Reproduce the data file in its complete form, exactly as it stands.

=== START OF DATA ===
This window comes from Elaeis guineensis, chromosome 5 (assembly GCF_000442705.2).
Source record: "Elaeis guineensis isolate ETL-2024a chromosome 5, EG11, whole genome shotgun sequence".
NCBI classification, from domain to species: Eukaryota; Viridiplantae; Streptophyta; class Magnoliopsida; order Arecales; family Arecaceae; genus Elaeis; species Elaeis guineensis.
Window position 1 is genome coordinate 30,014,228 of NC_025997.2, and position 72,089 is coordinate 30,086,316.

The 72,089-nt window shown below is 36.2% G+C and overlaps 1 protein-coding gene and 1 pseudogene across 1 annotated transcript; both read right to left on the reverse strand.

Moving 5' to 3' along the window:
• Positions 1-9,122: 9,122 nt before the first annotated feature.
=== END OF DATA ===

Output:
This window comes from Elaeis guineensis, chromosome 5 (assembly GCF_000442705.2).
Source record: "Elaeis guineensis isolate ETL-2024a chromosome 5, EG11, whole genome shotgun sequence".
NCBI classification, from domain to species: Eukaryota; Viridiplantae; Streptophyta; class Magnoliopsida; order Arecales; family Arecaceae; genus Elaeis; species Elaeis guineensis.
Window position 1 is genome coordinate 30,014,228 of NC_025997.2, and position 72,089 is coordinate 30,086,316.

The 72,089-nt window shown below is 36.2% G+C and overlaps 1 protein-coding gene and 1 pseudogene across 1 annotated transcript; both read right to left on the reverse strand.

Moving 5' to 3' along the window:
• Positions 1-9,122: 9,122 nt before the first annotated feature.